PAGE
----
The design of these figures means that they do not send credible signs of sincerity but communicate with the help of false signs and illegitimate codes and therefore create a diffuse impression.

One central condition for understanding a toy’s expression is that it has a natural double link to its potential meaning, which is evident in both the toy’s coding and reference to the case itself (which can justifiably be termed the toy’s “discursive universe” - and which maybe does or maybe does not exist - dependent upon the nature of the original object).

Secondness play revolves around the experiences with that which is expressed by and contained in the case.

Through the toy’s form, it is possible for the person-at-play to classify the toy so that play can unfold both on the toy’s conditions and on the strength of the person-at-play’s experiences with it.

On the basis of the confrontations, conflicts, experiments and manipulations which the toy adds to the game, the person-at-play gains cognition, insight, opinions and other experiences.

  1. The Interpretant

The interpretant communicates the primary sign’s relation to the object and is a “translation” of the object to another form of visual expression which has the same meaning. The interpretant is “that” which the interpreter interpreted. And that too is split into two.

The superficial interpretant is the toy’s possible meanings, such as they are to be interpreted from signs, symbols, design and the total impression the toy gives as a whole. (A car which looks like a racing car can both be “driven fast” when you play with it and as a model it “looks good” as part of the collection of cars on the shelf).

The possible meanings decide the character of the toy. In thirdness play with the toy’s possible meanings, the I of the person-at-play is expressed through reflection, recognition and personal conclusions which result in a judgement (or many personal conclusions which result in a judgement (or many judgements) over the toy and play with it).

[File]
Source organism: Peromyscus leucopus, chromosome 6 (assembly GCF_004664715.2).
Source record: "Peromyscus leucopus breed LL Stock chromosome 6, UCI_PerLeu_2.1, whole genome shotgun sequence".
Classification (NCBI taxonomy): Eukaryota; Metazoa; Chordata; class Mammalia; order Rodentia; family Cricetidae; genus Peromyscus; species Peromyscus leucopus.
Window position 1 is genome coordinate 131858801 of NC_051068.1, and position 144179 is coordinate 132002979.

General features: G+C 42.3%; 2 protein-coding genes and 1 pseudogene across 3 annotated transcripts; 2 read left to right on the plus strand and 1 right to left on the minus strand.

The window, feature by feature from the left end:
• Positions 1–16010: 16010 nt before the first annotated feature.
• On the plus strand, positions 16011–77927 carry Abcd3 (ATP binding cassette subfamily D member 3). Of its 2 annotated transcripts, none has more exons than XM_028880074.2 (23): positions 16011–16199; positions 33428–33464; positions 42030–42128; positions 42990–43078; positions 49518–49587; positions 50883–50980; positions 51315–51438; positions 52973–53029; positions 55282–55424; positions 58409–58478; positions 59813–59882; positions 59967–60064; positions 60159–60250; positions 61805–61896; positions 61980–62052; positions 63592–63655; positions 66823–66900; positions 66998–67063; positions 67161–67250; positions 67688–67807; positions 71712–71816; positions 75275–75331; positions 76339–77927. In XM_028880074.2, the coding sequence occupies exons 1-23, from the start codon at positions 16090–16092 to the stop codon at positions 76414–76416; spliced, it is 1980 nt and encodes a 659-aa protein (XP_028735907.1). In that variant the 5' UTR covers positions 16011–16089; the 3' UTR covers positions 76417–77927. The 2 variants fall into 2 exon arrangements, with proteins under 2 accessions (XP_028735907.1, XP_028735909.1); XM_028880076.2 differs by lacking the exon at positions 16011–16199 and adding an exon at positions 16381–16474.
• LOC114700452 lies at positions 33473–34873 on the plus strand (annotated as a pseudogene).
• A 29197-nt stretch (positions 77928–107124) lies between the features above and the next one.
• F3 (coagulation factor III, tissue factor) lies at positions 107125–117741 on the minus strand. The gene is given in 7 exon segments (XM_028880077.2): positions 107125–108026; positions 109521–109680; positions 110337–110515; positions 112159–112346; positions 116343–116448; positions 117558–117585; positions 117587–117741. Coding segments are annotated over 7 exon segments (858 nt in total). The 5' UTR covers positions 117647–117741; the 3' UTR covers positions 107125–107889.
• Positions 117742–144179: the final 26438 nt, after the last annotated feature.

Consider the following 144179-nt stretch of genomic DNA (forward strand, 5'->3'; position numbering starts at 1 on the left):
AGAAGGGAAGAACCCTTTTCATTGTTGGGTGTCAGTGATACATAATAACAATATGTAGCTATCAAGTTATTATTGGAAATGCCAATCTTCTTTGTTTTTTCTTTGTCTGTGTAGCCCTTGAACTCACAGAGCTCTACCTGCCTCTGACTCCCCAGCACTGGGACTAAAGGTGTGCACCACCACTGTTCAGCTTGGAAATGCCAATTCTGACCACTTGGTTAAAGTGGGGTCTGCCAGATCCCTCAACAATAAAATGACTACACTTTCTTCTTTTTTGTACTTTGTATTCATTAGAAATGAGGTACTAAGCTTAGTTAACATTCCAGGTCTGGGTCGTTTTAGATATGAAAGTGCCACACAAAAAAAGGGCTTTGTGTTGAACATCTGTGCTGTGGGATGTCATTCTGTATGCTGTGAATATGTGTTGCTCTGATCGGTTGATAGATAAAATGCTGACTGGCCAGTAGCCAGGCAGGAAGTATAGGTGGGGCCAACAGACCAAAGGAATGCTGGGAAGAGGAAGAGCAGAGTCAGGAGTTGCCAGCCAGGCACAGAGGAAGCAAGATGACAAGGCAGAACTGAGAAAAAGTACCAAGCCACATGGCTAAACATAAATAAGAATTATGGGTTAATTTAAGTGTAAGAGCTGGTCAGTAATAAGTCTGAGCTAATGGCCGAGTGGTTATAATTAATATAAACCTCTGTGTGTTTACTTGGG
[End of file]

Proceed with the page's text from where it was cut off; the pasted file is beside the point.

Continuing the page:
Play then takes place on the bedrock of a judgement of the toy’s value. Evaluation takes place on the basis of the person-at-play’s and the game’s intensity. (Caillois calls it play’s “euphoria”, Sutton-Smith calls it “getting high on play”, Gadamer (1982) calls it “deep play”.)

The dynamic interpretant is the objective content of the interpretation which the observer, the person-at-play, the interpreter apportions the object, the toy. It is subject to significant variation depending on the interpreter’s individual preconceived ideas and especially his imagination!

The subjective content is constituted on criteria which are called the toy’s criteria for objectivity and judgement, which are well and truly infiltrated with both ethnic and moral criteria. The criteria for marketing toys to children and advertising criteria are also of significance.

The interpretation of a toy - the degree to which it is comprehensible, true, truthful and legitimate - is therefore quite individual (universally pragmatic).

This individual interpretation of the objective content of a toy is due to the concepts in the relationship between toy text and context. The most important aspect is the individual’s free will to “want to interpret”. Without it, there can be no dialogue.

The concepts of relationships in this book are explained as “genre relation and object transformation” (Einsiedler) and the many complex relations between mastery, power and emotion, competition, etc. are described in Part 4 (from Huizinga to Sutton-Smith.)